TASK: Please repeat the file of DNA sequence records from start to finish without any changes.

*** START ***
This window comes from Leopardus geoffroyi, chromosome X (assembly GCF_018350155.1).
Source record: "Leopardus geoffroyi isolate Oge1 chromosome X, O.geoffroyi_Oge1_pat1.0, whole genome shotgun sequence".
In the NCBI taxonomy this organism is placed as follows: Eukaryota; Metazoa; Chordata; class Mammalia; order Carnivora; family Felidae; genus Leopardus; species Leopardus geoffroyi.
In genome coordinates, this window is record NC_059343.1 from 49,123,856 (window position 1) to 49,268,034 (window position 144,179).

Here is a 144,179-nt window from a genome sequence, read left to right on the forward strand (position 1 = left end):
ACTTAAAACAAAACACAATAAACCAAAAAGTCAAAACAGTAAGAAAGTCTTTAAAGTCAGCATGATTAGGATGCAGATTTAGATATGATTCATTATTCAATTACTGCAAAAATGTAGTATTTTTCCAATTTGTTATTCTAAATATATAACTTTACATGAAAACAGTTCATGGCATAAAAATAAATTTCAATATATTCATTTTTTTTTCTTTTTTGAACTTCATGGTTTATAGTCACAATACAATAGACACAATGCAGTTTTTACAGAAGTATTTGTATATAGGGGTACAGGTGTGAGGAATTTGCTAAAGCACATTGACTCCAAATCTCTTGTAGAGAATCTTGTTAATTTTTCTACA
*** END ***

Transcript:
This window comes from Leopardus geoffroyi, chromosome X (assembly GCF_018350155.1).
Source record: "Leopardus geoffroyi isolate Oge1 chromosome X, O.geoffroyi_Oge1_pat1.0, whole genome shotgun sequence".
In the NCBI taxonomy this organism is placed as follows: Eukaryota; Metazoa; Chordata; class Mammalia; order Carnivora; family Felidae; genus Leopardus; species Leopardus geoffroyi.
In genome coordinates, this window is record NC_059343.1 from 49,123,856 (window position 1) to 49,268,034 (window position 144,179).

Here is a 144,179-nt window from a genome sequence, read left to right on the forward strand (position 1 = left end):
ACTTAAAACAAAACACAATAAACCAAAAAGTCAAAACAGTAAGAAAGTCTTTAAAGTCAGCATGATTAGGATGCAGATTTAGATATGATTCATTATTCAATTACTGCAAAAATGTAGTATTTTTCCAATTTGTTATTCTAAATATATAACTTTACATGAAAACAGTTCATGGCATAAAAATAAATTTCAATATATTCATTTTTTTTTCTTTTTTGAACTTCATGGTTTATAGTCACAATACAATAGACACAATGCAGTTTTTACAGAAGTATTTGTATATAGGGGTACAGGTGTGAGGAATTTGCTAAAGCACATTGACTCCAAATCTCTTGTAGAGAATCTTGTTAATTTTTCTACA